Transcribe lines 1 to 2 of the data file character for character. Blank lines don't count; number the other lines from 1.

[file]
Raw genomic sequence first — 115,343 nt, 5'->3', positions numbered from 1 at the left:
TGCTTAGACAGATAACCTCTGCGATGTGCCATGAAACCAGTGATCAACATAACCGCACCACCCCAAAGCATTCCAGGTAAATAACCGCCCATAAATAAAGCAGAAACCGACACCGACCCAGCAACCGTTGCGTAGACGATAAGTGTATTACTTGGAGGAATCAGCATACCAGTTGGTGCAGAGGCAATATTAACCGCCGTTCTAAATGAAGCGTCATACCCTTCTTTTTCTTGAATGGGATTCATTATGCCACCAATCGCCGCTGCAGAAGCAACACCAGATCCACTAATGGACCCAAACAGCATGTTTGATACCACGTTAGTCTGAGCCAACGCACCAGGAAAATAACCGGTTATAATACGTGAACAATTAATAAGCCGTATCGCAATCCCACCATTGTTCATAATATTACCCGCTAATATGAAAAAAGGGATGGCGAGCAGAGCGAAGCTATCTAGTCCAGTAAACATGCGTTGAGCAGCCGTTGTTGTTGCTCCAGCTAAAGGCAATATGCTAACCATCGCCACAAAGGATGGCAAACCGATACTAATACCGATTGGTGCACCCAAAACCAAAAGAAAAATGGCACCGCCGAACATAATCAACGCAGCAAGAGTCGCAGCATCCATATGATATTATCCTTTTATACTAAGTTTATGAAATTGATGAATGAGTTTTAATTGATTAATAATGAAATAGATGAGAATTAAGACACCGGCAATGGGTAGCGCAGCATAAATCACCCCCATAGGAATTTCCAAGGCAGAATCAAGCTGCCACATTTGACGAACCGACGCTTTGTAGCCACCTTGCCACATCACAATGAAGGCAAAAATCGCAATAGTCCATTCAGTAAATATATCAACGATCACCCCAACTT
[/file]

Raw genomic sequence first — 115,343 nt, 5'->3', positions numbered from 1 at the left:
TGCTTAGACAGATAACCTCTGCGATGTGCCATGAAACCAGTGATCAACATAACCGCACCACCCCAAAGCATTCCAGGTAAATAACCGCCCATAAATAAAGCAGAAACCGACACCGACCCAGCAACCGTTGCGTAGACGATAAGTGTATTACTTGGAGGAATCAGCATACCAGTTGGTGCAGAGGCAATATTAACCGCCGTTCTAAATGAAGCGTCATACCCTTCTTTTTCTTGAATGGGATTCATTATGCCACCAATCGCCGCTGCAGAAGCAACACCAGATCCACTAATGGACCCAAACAGCATGTTTGATACCACGTTAGTCTGAGCCAACGCACCAGGAAAATAACCGGTTATAATACGTGAACAATTAATAAGCCGTATCGCAATCCCACCATTGTTCATAATATTACCCGCTAATATGAAAAAAGGGATGGCGAGCAGAGCGAAGCTATCTAGTCCAGTAAACATGCGTTGAGCAGCCGTTGTTGTTGCTCCAGCTAAAGGCAATATGCTAACCATCGCCACAAAGGATGGCAAACCGATACTAATACCGATTGGTGCACCCAAAACCAAAAGAAAAATGGCACCGCCGAACATAATCAACGCAGCAAGAGTCGCAGCATCCATATGATATTATCCTTTTATACTAAGTTTATGAAATTGATGAATGAGTTTTAATTGATTAATAATGAAATAGATGAGAATTAAGACACCGGCAATGGGTAGCGCAGCATAAATCACCCCCATAGGAATTTCCAAGGCAGAATCAAGCTGCCACATTTGACGAACCGACGCTTTGTAGCCACCTTGCCACATCACAATGAAGGCAAAAATCGCAATAGTCCATTCAGTAAATATATCAACGATCACCCCAACTT